Subtitle: Maybe Now My Players Will Stop Whining For An Update. Also, Hippogriffs.
Yeah, I’ve been kind of letting the update slide, mainly because I was at GenCon this past week. Now, I’m home and I’m getting caught up on stuff, including prepping for a Post Tenebras Lux game tonight and putting up this post.
The Storm Point game was the Sunday before GenCon, and we had a full house for it, which is always fun. Of course, it generated a lot of cross-talk and diversions, but it was still fun.
In the previous session, the characters had uncovered a planned attack on Storm Point by an army of mixed humanoids, headed by a cabal of shadar-kai. Out of game, I gave the players the option of defending Storm Point; exploring nearby ruins for treas… I mean, items to aid the defense of the town; or leaving the defense to the town officials and going on with another adventure, letting the attack happen in the background. They chose almost unanimously to defend the town.
So, I divided the attack into four phases:
- Scouting the advancing army and trying to delay it.
- Defending a dwarven mine that’s about a half-day out of Storm Point.
- Defending Storm Point during the siege.
- Breaking the siege.
I intended to have each phase take one session, running it in very episodic fashion, with a little narrative to fill in the gaps. I built what I thought would be a suitable number of events for the first phase to fill a session, and set up a quick outline of what sorts of effects success and failure in each event would have.
And, of course, my players managed to break my planning in two.
First off, they didn’t get through more than about two of the events that I had set up – simple skill challenges to track the army and scout its composition. They managed to walk right into an ambush by a sentry party*, which was a pretty good fight, and by then it was getting to be close to the end of the evening.
While I was trying to decide whether to run another session on this phase or jump ahead to the next phase, I described the camp of the enemy army to them. Trying to give them an impression of how the disparate humanoid groups fit together, I told them the goblin area was a maze of tiny tents and small campfires, while the orc section had larger hide tents in numerous small groupings, and the gnoll area was hard to spot because most of the shelters were camouflaged. The centre of the camp had a permanent shadow over it, where the shadar-kai were.
Then I described the hobgoblin area. I told them about the orderly rows of tents, the cookfires set up near long mess tables, the array of banners. And, because the next phase has a wave of hobgoblins mounted on hippogriffs, I described the corral of hippogriffs*.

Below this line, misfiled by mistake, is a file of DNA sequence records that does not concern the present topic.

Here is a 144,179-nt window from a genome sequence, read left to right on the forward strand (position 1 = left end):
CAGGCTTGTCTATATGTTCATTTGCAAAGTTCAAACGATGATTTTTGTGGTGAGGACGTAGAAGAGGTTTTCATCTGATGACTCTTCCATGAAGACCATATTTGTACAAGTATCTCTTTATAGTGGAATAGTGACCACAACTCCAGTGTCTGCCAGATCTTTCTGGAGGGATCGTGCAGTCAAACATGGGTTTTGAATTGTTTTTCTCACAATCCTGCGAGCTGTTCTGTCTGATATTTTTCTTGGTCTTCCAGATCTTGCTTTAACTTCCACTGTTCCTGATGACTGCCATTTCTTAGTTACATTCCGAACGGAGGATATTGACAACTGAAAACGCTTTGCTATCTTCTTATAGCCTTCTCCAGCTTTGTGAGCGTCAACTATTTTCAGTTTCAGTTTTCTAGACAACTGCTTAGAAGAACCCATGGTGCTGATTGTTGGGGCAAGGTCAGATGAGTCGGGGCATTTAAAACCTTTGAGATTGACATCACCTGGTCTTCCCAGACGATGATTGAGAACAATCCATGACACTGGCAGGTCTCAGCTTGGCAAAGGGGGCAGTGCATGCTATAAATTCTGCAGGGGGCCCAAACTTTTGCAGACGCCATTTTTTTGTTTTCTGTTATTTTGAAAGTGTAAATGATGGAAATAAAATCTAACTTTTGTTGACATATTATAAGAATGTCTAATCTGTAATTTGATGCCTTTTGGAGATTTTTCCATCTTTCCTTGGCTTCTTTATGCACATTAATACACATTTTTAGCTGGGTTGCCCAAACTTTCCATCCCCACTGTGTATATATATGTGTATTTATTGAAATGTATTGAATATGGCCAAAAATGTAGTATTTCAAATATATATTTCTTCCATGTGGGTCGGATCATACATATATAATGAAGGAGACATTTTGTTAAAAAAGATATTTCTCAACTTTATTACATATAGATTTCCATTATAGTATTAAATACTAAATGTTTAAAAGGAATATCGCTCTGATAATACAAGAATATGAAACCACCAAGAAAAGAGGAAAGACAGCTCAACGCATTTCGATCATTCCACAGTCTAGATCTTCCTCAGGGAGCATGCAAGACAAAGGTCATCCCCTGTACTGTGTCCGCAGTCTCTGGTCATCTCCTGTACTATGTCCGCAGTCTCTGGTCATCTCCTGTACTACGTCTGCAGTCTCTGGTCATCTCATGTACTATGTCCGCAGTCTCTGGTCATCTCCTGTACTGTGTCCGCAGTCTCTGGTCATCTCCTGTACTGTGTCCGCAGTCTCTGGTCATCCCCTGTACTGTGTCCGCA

You see it, don’t you? I knew it was going to happen as soon as I mentioned the hippogriffs, but by then it was too late.
Nothing would do for my players but that they get the hippogriffs for themselves.
My first instinct was to say, “Nope. Way too many hobgoblins and such for you to get there.” But then I thought about it. Why not let the players have some hippogriffs? It’s a good thing, in my opinion, both to try and say yes to players and to let them have some of the cool that all too often seems to be the province of NPCs or enemies. I was going to have a wave of hobgoblin cavalry mounted on hippogriffs assault the defensive wall of the dwarven mine. Why not let the players nip that in the bud and claim the hippogriffs for themselves?
So, I made them work for it. It was too late in the evening to start another fight, especially one as big as this was going to be, so I let them do it as a skill challenge. They worked up a convoluted plan involving distracting some sentries, creating a diversion elsewhere, and using Thrun as a bowling ball. With some very good rolls, they managed to not only snag one hippogriff for each of the characters, but also to chase off the remaining ones.
In the end, I like the way it worked out.
So, now I’m looking at what they accomplished. They didn’t get to do a lot of delaying of the army, but they did steal a valuable resource and show the enemy that they are vulnerable. I figure that will give them a bit of a delay, but not all that much. The big bonus is that now the party has hippogriffs and the enemy doesn’t. Together, this means not much time to prepare the defenses of the mine or Storm Point, but the fight has a reduced threat without the air cavalry.
All in all, a win, I think.
* 3 goblin sharpshooters, 2 gnoll marauders, 2 hyenas, and a dark creeper. 1,325 xp, a level 6 encounter for 6 characters. Back
* Because if I hadn’t, next phase everyone would have wanted to know where the hell the hobgoblins had got their hippogriffs and why hadn’t they seen any at the camp. Back